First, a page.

Assist Pol II through pause sites
Facilitate transcription through chromatin
Provide a platform for chromatin remodelling activities
What are the main elongation factors involved in increasing the rate of elongation
ELLs (increase catalytic rate of pol II)
Elongin A/B/C (required for heat shock gene expression. Helps restarting pol II at pause sites on developmentally regulated genes)
DSIF (can affect positively or negatively)
What are the main elongation factors involved in assisting RNA pol II through transient pause sites
P-TEFb (Positive Transcription Elongation Factor b)
How does TFIIS assist RNA pol II through transient pause sites
When RNA pol II pauses, continues to transcribe - in reverse (retrograde motion). Causes transcription arrest. TFIIS cleaves the extra transcribed bit, allowing RNA pol II to continue
How does P-TEFb assist RNA pol II through transient pause sites
Displaces NELF, and modifies RNA pol II, releasing it from the pause site
What are the main elongation factors involved in assisting RNA pol II transcribe through chromatin
FACT (FAcilitates Chromatin Transcription) - Acts as a histone chaperone and can displace a H2A-H2B dimer from a nucleosome.
What are the main elongation factors involved in elongating RNA pol II
PAF1 complex (Polymerase Associated Factor 1) - A platform for histone modifying activity (deals with nucleosomes)
How do transcriptional activators regulate gene expression
Bind to a sequence-specific DNA-binding domain.
Interact [in]directly with parts of the transcription apparatus.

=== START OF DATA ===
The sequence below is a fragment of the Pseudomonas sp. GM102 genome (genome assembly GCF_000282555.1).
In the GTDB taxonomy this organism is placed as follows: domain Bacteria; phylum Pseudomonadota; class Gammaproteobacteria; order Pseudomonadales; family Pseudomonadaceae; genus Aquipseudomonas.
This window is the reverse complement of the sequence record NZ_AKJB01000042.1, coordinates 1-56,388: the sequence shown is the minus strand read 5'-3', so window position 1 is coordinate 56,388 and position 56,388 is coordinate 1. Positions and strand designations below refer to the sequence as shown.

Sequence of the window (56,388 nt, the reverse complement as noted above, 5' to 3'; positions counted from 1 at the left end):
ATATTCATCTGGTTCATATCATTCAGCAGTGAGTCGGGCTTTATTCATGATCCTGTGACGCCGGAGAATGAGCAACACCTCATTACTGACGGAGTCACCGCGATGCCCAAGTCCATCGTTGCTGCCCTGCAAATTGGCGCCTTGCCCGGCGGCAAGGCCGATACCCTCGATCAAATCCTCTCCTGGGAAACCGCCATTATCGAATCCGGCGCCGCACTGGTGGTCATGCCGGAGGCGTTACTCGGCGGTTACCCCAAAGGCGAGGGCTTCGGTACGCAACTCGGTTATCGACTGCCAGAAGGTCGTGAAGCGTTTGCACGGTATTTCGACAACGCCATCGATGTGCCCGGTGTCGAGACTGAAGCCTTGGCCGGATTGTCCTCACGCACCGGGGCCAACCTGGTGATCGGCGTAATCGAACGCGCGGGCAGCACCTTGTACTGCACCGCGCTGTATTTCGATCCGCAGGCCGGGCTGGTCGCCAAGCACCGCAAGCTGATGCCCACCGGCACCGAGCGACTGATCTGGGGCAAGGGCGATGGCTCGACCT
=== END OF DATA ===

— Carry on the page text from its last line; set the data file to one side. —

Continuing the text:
DNA-binding/transcription-activating domains are separate; binding to the DNA brings the activator into the vicinity of the promoter
What are common types of DNA-binding domains for activators of transcription
Zinc finger motif -
C terminal forms an alpha helix that binds to one turn of DNA; major groove. Usually multiple 'fingers' in a row; incorporates Zinc)
Leucine zippers - Amphipathic helix that dimerises. Dimerisation forms a bZIP motif - the two basic regions symmetrically bind to a palindromic DNA sequence.
What is an enhanceosome
A multitude of transcription factors that assemble into a macromolecular complex at enhancer sequences.
What is the role of an enhanceosome
To facilitate the assembly of the pre-initiation complex at the start site of transcription by interacting with:
GTFs (directly) and co-activators (that facilitate other stuff)
How do activators function to stimulate transcription
Facilitate promoter opening (recruit chromatin remodellers) and recruitment/stabilisation of GTFs at core promoter (countering neg factors).
Describe mechanisms by which transcription activators might function
Chromatin decondensation (through recruitment of remodelling complexes)
Promoting formation of the pre-initiation complex (by inducing conformational changes)
Recruiting TFIID to the promoter
Covalently modifying GTFs
Assisting with promoter clearance/elongation
What does PIC stand for
How do co-activators function to facilitate transcription
Facilitate promoter opening (by ATP-dependent chromatin remodelling and histone modifying complexes)
Act as a 'mediator' complex - forming a physical/functional bridge between activator and GTFs.